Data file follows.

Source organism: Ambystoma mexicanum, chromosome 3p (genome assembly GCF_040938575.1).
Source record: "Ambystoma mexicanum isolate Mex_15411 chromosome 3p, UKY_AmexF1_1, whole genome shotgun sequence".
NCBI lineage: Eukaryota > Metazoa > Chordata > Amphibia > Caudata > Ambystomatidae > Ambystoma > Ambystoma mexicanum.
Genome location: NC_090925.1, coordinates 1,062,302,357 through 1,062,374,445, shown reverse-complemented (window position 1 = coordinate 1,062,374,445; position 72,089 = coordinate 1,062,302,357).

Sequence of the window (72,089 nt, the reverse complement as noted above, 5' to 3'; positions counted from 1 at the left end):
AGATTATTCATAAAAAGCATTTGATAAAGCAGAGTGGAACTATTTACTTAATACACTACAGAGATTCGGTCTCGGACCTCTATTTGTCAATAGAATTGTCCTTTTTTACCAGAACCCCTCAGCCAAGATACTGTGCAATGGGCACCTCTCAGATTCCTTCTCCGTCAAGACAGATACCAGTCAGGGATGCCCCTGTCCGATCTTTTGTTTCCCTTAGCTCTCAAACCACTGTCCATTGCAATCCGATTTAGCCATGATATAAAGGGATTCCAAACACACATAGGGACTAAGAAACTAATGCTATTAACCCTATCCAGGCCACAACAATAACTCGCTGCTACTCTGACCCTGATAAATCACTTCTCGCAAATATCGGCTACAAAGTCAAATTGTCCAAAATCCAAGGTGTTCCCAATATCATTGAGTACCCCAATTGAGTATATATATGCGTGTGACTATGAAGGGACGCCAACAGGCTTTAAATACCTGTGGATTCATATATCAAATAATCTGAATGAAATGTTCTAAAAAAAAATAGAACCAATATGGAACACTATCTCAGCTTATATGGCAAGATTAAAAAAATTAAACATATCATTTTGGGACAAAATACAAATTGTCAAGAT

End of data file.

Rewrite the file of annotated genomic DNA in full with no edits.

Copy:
Source organism: Ambystoma mexicanum, chromosome 3p (genome assembly GCF_040938575.1).
Source record: "Ambystoma mexicanum isolate Mex_15411 chromosome 3p, UKY_AmexF1_1, whole genome shotgun sequence".
NCBI lineage: Eukaryota > Metazoa > Chordata > Amphibia > Caudata > Ambystomatidae > Ambystoma > Ambystoma mexicanum.
Genome location: NC_090925.1, coordinates 1,062,302,357 through 1,062,374,445, shown reverse-complemented (window position 1 = coordinate 1,062,374,445; position 72,089 = coordinate 1,062,302,357).

Sequence of the window (72,089 nt, the reverse complement as noted above, 5' to 3'; positions counted from 1 at the left end):
AGATTATTCATAAAAAGCATTTGATAAAGCAGAGTGGAACTATTTACTTAATACACTACAGAGATTCGGTCTCGGACCTCTATTTGTCAATAGAATTGTCCTTTTTTACCAGAACCCCTCAGCCAAGATACTGTGCAATGGGCACCTCTCAGATTCCTTCTCCGTCAAGACAGATACCAGTCAGGGATGCCCCTGTCCGATCTTTTGTTTCCCTTAGCTCTCAAACCACTGTCCATTGCAATCCGATTTAGCCATGATATAAAGGGATTCCAAACACACATAGGGACTAAGAAACTAATGCTATTAACCCTATCCAGGCCACAACAATAACTCGCTGCTACTCTGACCCTGATAAATCACTTCTCGCAAATATCGGCTACAAAGTCAAATTGTCCAAAATCCAAGGTGTTCCCAATATCATTGAGTACCCCAATTGAGTATATATATGCGTGTGACTATGAAGGGACGCCAACAGGCTTTAAATACCTGTGGATTCATATATCAAATAATCTGAATGAAATGTTCTAAAAAAAAATAGAACCAATATGGAACACTATCTCAGCTTATATGGCAAGATTAAAAAAATTAAACATATCATTTTGGGACAAAATACAAATTGTCAAGAT